Put them in a box. Put a date on the box. Put it in your cellar. The next time you move - I have moved frequently - if you have not opened the box in over one year, you do not obviously need anything inside - so throw it away unopened.

I am sentimental about stuff and if I did not do this, I would be overwhelmed with crap.

Problem is that now I have lived in the same place for five years - a record for me - and my cellar storage is becoming full. Fortunately, the wife and I are discussing moving across town in the next year. Many, many boxes will be thrown out: unopened and un-examined. It is harsh, but again, no other way.
posted by three blind mice at 12:11 PM on March 7, 2012 [6 favorites]

"Hobbits give presents to other people on their own birthdays. Not very expensive ones, as a rule, and not so lavishly as on this occasion; but it was not a bad system."

-- The Fellowship of the Ring

I've been rocking my last few birthday parties hobbit-style. I go "shopping" in my house and pick out items that are meaningful, valuable, intrinsically desirable (not junk!) -- but that for whatever reason I'm not using. Then I tie a red ribbon on each one (easier than wrapping) and give a gift to each person at my birthday party. It's a lot of fun.
posted by ottereroticist at 12:16 PM on March 7, 2012 [26 favorites]

I embrace the sorting principle that decathecting does, but with the exception that I do not limit the third sort to one box. I box things up routinely. If it's sentimental, but I don't need to display it, it goes in a box, and the box goes in a storage area in the home.

There are advantages and drawbacks to this. Advantage, you're making your immediate living area cleaner. Disadvantage, you still have a ton of space, and if you live in a small apartment, must either be creative or rent a storage unit.

For perspective, though, my mother threw out almost every sentimental object that she got from her mother, with the exception of about a box's worth...and I have bitterly regretted it, on occasion rising to the level of resentment. I think it's important to think: for what purpose are you keeping the items? Is it for yourself? Is it for future children? Is it for the people who gave the things? And what might each party think about that? Could a meaningful home for the object be found elsewhere?
posted by corb at 12:18 PM on March 7, 2012

What do you do with your knick knacks, especially those "small" things that hold meaning?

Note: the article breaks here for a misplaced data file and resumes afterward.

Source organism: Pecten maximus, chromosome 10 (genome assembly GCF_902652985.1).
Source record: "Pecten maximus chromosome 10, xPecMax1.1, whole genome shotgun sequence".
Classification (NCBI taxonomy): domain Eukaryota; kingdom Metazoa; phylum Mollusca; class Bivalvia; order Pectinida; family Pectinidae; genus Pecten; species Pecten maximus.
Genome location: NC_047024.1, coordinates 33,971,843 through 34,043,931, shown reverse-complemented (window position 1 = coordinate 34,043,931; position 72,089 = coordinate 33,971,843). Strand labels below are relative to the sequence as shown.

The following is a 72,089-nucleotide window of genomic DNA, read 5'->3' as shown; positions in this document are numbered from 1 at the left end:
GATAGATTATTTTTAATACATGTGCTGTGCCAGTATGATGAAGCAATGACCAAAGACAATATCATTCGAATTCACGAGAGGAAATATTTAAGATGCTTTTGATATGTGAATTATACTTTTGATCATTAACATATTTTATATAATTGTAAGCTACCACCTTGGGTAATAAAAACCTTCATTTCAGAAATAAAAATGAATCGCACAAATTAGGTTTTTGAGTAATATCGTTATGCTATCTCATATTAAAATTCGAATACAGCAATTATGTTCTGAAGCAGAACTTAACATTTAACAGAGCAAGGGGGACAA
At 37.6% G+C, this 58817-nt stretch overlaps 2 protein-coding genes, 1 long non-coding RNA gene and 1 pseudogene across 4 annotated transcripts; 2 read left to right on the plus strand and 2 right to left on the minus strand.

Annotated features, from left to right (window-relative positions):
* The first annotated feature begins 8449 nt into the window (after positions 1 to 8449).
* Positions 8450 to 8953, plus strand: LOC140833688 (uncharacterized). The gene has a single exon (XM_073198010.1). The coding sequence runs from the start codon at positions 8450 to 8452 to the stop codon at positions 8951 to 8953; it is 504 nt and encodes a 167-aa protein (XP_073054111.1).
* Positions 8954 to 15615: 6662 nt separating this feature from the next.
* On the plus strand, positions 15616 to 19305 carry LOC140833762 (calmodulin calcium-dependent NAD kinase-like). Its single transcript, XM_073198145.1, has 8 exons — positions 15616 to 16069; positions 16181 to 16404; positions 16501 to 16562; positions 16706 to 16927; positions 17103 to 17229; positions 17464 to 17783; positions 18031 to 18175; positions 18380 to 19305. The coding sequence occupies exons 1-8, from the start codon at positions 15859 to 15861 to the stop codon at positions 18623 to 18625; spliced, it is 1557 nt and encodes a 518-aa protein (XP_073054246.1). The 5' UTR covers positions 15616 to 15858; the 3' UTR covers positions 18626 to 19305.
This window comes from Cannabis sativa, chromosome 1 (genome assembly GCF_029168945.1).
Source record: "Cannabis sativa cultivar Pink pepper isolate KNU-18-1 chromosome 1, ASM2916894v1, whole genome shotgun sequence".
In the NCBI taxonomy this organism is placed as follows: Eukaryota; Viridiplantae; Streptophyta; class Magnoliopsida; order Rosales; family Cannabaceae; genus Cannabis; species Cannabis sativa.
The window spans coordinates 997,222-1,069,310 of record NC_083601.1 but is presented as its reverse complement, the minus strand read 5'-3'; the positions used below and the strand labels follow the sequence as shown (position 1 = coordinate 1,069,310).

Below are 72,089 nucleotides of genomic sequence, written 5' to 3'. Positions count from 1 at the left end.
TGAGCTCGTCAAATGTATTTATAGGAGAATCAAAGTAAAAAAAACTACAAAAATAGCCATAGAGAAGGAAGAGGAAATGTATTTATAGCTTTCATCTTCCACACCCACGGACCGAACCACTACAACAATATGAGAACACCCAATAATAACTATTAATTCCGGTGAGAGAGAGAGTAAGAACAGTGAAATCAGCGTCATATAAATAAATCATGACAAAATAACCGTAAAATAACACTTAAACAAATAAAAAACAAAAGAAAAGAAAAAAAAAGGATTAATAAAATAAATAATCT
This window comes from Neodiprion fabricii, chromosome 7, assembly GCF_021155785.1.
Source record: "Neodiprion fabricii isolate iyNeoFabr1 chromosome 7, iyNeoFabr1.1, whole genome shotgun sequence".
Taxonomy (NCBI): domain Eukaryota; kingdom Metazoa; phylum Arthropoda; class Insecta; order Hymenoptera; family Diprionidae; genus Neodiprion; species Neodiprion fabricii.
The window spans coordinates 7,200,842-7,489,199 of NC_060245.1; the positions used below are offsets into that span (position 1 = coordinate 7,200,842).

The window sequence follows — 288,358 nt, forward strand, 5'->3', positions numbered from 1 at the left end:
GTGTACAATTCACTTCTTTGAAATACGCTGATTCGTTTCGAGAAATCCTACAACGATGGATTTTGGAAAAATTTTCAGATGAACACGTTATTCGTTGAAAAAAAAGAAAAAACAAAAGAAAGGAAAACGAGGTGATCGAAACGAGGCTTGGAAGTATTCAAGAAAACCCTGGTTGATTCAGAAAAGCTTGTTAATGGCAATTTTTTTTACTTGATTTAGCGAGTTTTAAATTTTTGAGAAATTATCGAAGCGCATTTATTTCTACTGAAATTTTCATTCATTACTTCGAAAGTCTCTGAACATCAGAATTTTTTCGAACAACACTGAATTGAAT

I live in an efficiency and move a lot (and have never lived in anything bigger than a 1BR.) Extra stuff makes me twitch. If I have to look at clutter I can't think straight. This is what I do. (Having no money helps.)

-Don't buy things you don't need, or REALLY want. But only REALLY want things that are small.
-If you have to buy a souvenir, make it clothes, jewelry, or something else wearable. That way at least you're using it and it's in your closet, not cluttering up your house.
-Go through your stuff regularly and donate/ throw out whatever you can.
-Keep only very few decorative things that are very special and very small. (All of my knick-knacks fit on a few windowsills and would pack into a shoe-box.)
-Don't attach so much meaning to stuff. Photos are good for preserving memories, and if they're digital they don't take up any space. Music, too.
posted by DestinationUnknown at 12:28 PM on March 7, 2012 [2 favorites]

Oh, and there are some good suggestions on paring down and de-cluttering and throwing away on this blog: The Everyday Minimalist.
posted by DestinationUnknown at 12:32 PM on March 7, 2012 [1 favorite]

Peter Walsh from TLC's Clean Sweep used to do a great job talking to people about letting their memorabilia go. He'd remind the people that the person who gave them the object isn't in the object, the person is in their heart, and if the object was so very important that they keep it, then (like decathecting's answer above) it had to be displayed in the home in a special way. It is ok to let these things go, really it is. If it is something special from your family, offer it to other relatives who you think might enjoy it. I had a wooden cross that was my Great Grandmother's and I'm not religious at all so I gifted it to my cousin who is very religious and she loves it.